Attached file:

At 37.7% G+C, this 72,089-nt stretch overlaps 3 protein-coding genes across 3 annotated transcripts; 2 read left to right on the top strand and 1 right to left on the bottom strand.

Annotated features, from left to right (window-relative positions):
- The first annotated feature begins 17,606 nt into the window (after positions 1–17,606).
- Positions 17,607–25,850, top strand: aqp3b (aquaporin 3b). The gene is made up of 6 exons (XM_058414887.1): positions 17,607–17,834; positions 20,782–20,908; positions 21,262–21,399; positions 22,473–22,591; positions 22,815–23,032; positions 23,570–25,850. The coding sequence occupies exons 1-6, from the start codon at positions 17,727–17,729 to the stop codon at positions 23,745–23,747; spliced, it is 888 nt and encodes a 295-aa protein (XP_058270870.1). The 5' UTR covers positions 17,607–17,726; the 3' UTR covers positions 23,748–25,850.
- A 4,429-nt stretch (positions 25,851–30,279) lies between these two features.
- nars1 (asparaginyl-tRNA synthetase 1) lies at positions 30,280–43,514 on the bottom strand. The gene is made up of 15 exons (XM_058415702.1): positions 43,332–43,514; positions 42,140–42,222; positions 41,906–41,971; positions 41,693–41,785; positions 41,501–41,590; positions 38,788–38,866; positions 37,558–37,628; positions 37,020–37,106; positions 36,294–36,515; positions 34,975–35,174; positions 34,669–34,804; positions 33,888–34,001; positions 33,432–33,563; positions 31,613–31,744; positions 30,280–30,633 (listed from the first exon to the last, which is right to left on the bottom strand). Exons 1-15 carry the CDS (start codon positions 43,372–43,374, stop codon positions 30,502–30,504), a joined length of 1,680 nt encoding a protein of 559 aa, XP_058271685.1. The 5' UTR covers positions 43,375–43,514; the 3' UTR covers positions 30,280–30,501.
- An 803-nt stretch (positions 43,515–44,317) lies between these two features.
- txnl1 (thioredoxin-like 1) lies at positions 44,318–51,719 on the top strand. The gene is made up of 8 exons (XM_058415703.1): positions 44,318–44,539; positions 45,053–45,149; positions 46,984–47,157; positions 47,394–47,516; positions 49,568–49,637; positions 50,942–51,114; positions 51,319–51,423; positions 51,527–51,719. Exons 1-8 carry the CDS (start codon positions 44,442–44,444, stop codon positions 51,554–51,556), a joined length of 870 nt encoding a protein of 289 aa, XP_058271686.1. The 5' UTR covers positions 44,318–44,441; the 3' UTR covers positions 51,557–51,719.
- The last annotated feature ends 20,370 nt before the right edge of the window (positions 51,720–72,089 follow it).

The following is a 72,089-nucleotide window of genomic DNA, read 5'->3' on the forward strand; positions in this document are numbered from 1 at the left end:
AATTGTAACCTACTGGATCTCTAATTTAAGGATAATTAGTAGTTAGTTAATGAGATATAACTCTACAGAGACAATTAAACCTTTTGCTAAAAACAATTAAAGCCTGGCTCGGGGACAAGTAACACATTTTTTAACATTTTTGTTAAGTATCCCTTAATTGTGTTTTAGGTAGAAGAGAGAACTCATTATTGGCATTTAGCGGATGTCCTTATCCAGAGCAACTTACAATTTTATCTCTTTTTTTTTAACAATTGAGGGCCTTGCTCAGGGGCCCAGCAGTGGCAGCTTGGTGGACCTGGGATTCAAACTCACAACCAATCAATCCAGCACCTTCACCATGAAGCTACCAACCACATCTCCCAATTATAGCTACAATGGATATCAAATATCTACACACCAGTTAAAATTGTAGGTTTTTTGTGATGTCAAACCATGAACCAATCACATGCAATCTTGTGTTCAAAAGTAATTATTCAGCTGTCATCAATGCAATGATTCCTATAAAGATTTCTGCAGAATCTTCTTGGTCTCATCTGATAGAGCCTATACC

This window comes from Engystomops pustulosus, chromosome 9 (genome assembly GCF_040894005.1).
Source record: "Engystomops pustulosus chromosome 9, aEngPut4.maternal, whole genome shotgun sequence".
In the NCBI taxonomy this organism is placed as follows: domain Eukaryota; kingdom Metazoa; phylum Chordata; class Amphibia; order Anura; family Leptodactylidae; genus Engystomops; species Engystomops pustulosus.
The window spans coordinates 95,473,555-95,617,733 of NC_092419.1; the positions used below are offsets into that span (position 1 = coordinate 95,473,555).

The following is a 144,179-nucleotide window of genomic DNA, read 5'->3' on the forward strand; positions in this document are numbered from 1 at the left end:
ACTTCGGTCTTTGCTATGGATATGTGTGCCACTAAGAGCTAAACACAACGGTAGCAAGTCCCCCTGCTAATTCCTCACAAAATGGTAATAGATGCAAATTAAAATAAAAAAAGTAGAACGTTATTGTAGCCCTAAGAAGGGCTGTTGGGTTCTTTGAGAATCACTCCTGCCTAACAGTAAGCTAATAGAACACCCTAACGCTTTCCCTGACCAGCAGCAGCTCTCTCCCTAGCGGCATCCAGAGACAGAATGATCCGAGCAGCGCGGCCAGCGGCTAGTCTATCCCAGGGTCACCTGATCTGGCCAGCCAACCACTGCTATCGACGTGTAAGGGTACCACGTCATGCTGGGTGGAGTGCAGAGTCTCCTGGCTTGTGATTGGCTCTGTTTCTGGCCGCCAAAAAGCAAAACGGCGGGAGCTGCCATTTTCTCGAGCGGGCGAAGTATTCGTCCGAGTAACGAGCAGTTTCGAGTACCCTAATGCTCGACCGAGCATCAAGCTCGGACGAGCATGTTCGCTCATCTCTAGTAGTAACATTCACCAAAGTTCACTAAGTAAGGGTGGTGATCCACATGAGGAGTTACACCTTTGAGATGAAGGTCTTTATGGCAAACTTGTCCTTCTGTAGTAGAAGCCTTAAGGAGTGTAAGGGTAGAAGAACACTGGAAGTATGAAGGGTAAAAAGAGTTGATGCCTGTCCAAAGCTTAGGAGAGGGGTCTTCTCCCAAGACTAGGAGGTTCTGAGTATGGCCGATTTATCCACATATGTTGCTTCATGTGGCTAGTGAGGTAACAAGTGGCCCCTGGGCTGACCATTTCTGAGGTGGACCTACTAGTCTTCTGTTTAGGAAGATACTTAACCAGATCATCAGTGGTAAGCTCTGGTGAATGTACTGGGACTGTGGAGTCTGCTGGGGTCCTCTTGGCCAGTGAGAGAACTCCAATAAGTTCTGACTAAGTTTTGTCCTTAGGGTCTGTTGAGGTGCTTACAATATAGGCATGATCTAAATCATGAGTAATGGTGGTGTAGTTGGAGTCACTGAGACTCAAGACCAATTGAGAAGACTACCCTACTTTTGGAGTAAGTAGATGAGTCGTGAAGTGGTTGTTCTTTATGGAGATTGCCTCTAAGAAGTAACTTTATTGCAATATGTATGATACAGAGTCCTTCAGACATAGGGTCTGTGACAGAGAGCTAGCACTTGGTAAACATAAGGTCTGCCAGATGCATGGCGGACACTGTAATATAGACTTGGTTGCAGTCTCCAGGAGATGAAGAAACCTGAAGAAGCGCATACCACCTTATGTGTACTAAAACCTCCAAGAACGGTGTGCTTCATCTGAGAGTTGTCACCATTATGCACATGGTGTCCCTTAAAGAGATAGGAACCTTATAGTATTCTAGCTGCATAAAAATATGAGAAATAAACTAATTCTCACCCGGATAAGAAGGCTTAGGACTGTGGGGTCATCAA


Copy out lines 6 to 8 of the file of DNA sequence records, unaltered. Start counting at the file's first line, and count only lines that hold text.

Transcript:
- nars1 (asparaginyl-tRNA synthetase 1) lies at positions 30,280–43,514 on the bottom strand. The gene is made up of 15 exons (XM_058415702.1): positions 43,332–43,514; positions 42,140–42,222; positions 41,906–41,971; positions 41,693–41,785; positions 41,501–41,590; positions 38,788–38,866; positions 37,558–37,628; positions 37,020–37,106; positions 36,294–36,515; positions 34,975–35,174; positions 34,669–34,804; positions 33,888–34,001; positions 33,432–33,563; positions 31,613–31,744; positions 30,280–30,633 (listed from the first exon to the last, which is right to left on the bottom strand). Exons 1-15 carry the CDS (start codon positions 43,372–43,374, stop codon positions 30,502–30,504), a joined length of 1,680 nt encoding a protein of 559 aa, XP_058271685.1. The 5' UTR covers positions 43,375–43,514; the 3' UTR covers positions 30,280–30,501.
- An 803-nt stretch (positions 43,515–44,317) lies between these two features.
- txnl1 (thioredoxin-like 1) lies at positions 44,318–51,719 on the top strand. The gene is made up of 8 exons (XM_058415703.1): positions 44,318–44,539; positions 45,053–45,149; positions 46,984–47,157; positions 47,394–47,516; positions 49,568–49,637; positions 50,942–51,114; positions 51,319–51,423; positions 51,527–51,719. Exons 1-8 carry the CDS (start codon positions 44,442–44,444, stop codon positions 51,554–51,556), a joined length of 870 nt encoding a protein of 289 aa, XP_058271686.1. The 5' UTR covers positions 44,318–44,441; the 3' UTR covers positions 51,557–51,719.